Part 3: Data, analytics and learning intelligence

I’ve been using the learning cycle as a framework for a strategic approach to technology in schools. This is the third post of the series, the previous two having focused on access (mobile) and action (cloud). The next stage is that of reflection. The manifestation of this aspect in my proposed strategy is analytics.

In the basic learning cycle, reflection is the all-important point in the process when we widen our awareness, take a breath and open our senses to some objective evidence of the efficacy of our efforts. Reflections may be fluid and continuous (usually resulting in micro adjustments) or periodic (usually resulting in more macro or strategic reflections). We may self-reflect (internal validation) or we may seek out reflection in the observations of others or in data (external validation). In our journey to becoming more effective learners, an important part of the process is calibrating our self-reflections to more closely match external validation. This is a lifelong process in which external validation continues to be important but we learn to learn more effectively because our internal validations are proved to be getting more accurate.

The calibration of internal and external validation is essential to the teaching and learning process. Without it, it’s quite possible for individuals to entirely miscalculate their progress and consequently focus on the wrong things to generate improvement. I’m reminded of the contestants in singing contests on TV who are convinced they are superstars in the making but who can barely sing. This is an extreme example on the spectrum (perhaps delusional) however the underlying issue is a lack of calibration between internal and external validation of effective learning.

Of course, this is (in part) precisely the purpose of the teacher. The challenge is that, being human, we’re not only capable of a little self-delusion at times but we can also project our delusions. In other words, the teacher as an instrument of reflection for learners also needs to be calibrated. Teacher calibration might come through the formative assessment process, summative assessment, experience and professional development. The challenge is to effectively and objectively benchmark our internal assessments.

This is the point at which I introduce the concept of data, analytics and learning intelligence (equate with business intelligence). Before you start telling me about the shortcomings of data in the learning and teaching process, hear me out. I know that human relationships underpin learning. What I also know is that human nature is such that we are simply not objective in our evaluations nor are we calculating machines. It is possible for us to miss patterns, to be ‘mis-calibrated’ or simply to be overwhelmed by too much data. We’re fallible.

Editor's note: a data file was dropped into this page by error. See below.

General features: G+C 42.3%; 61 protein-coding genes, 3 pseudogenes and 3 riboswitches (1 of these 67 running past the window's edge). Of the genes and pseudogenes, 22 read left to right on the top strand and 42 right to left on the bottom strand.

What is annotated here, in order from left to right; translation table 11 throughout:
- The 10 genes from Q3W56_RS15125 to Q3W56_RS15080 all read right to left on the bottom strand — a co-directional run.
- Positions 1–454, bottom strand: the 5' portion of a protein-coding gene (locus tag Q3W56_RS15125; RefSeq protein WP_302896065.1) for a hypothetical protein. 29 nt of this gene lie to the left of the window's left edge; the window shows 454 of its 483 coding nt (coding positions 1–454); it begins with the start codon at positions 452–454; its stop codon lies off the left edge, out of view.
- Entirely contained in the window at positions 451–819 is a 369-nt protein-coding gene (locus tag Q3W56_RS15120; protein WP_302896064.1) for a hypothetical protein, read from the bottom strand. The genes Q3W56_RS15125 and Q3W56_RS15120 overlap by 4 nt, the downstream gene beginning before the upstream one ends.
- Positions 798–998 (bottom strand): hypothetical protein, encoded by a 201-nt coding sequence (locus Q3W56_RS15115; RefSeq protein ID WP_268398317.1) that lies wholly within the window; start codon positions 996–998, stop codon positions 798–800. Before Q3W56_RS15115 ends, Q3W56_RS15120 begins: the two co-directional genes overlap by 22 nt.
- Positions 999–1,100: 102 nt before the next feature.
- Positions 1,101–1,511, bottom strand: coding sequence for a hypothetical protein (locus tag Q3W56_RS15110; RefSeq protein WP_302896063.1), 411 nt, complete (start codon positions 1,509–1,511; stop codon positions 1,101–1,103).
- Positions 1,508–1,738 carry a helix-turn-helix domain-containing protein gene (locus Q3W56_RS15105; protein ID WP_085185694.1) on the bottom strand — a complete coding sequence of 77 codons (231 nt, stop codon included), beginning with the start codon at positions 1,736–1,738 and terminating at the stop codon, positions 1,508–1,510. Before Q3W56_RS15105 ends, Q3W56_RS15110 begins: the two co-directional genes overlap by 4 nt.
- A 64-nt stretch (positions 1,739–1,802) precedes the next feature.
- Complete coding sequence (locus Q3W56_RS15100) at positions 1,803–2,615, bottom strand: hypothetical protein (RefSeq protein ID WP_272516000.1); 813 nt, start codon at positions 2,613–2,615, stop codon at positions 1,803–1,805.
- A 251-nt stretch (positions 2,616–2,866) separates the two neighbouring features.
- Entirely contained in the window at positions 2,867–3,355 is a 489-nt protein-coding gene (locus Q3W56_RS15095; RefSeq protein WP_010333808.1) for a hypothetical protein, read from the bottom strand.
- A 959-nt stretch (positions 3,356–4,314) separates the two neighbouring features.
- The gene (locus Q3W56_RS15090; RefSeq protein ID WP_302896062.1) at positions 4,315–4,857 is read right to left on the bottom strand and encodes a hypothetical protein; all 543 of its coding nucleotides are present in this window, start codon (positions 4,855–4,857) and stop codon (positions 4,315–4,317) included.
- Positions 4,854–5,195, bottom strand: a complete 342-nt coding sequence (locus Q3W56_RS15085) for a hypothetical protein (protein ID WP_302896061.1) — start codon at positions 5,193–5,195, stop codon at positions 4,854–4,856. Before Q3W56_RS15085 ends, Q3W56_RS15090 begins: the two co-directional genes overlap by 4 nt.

‘Big Data’ and analytics are 21st Century phenomena emerging from the already enormous, and still rapidly increasing, speed and scale that technology affords us in capturing, aggregating, storing and analysing data. There is more data available about human behaviour than ever before and a great deal of value is locked up in that data. The promise of analytics is that new insights can be gained from analysis of the data trails left by individuals in their interactions with each other and the world, most particularly when they’re using technology.

The rapid evolution of big data methodologies and tools has, to date, been driven by the business world which recognises in them the potential for unlocking value for their customers and shareholders. In this context the term ‘business intelligence’ is often used to describe the intersection of data and insight. When applied to education, analytics may be sub-divided into two categories: learning and academic. The following table describes that categorisation:

Academic analytics are the improvement of organisational processes, workflows, resource allocation and measurement through the use of learner, academic, and organisational data. Academic analytics, akin to business analytics, are concerned with improving organisational effectiveness.

We can define learning analytics as the measurement, collection, analysis and reporting of data about learners and their contexts for the purposes of understanding and optimising learning and the environments in which it occurs. In the same way that ‘business intelligence’ informs business decisions in order to drive success, so learning analytics is the basis of ‘learning intelligence’ that is focused on improving learner success.